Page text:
Cash management services in india is a broad area having to do with the collection, concentration, and disbursement of cash including measuring the level of liquidity, managing the cash balance, and short-term investments.
If at any time, because of a lack of cash, a corporation fails to pay an obligation when it is due, the corporation is insolvent. Insolvency is the primary reason firms go bankrupt. Obviously, the prospect of such dire consequence compels companies to manage their cash with care. Moreover, efficient cash management services in india means more than just preventing bankruptcy. It improves the profitability and reduces the risk the firm is exposed to.
Cash collection systems aim to reduce the time it takes to collect the cash that is owed to the firm (for example, from its customers). The time delays are categorized as mail float, processing float, and bank float. Obviously, an envelope mailed by a customer containing payment to a supplier firm does not arrive at its destination instantly. Likewise, the moment the firm receives payment it is not deposited in its bank account. And finally, when the payment is deposited in the bank account oftentimes the bank does not give immediate availability to the funds. These three “floats” are time delays that add up quickly, requiring the firm in the meantime to find cash elsewhere to pay its bills. Cash management services in india attempts to decrease the time delays in collection at the lowest cost. A collection receipt point closer to the customer, such as a lock box, with an outside third-party vendor to receive, process, and deposit the payment (check) will speed up the collection. For example, if a firm collects $10 million each day and can permanently speed up collections by five days, at 6 percent interest rates, then annual before-tax profits would increase by $3 million. The techniques to analyze this case would utilize data involving where the customers were; how much and how often they pay; the bank they remit checks from; the collection sites the firm has (their own or a third-party vendor); the costs of processing payments; the time delays involved for mail, processing, and banking; and the prevailing interest rate that can be earned on excess funds.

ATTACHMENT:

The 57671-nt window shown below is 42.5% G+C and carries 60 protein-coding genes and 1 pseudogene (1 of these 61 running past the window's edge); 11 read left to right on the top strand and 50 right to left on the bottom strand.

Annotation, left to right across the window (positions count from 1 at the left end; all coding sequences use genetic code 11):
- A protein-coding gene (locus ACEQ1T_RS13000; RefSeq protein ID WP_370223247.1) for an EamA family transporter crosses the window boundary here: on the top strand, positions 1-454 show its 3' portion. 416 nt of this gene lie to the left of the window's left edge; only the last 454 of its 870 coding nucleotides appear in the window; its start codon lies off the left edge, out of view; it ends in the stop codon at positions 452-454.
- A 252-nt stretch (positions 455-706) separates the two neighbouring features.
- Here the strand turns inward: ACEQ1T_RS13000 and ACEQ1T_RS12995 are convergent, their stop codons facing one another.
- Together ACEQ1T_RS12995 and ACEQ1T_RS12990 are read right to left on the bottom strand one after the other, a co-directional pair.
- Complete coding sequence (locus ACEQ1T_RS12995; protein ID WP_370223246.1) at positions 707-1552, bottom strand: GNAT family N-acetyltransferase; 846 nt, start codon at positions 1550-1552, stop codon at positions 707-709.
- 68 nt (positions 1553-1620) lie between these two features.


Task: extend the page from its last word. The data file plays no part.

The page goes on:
Once the money has been collected, most firms then proceed to concentrate the cash into one center. The rationale for such a move is to have complete control of the cash and to provide greater investment opportunities with larger sums of money available as surplus. There are numerous mechanisms that can be employed to concentrate the cash, such as wire transfers, automated clearinghouse transfers, and checks. The tradeoff is between cost and time.
Disbursement is the opposite of collection. Here, the firm strives to slow down payments. It wants to increase mail delays and bank delays, and it has no control over processing delay.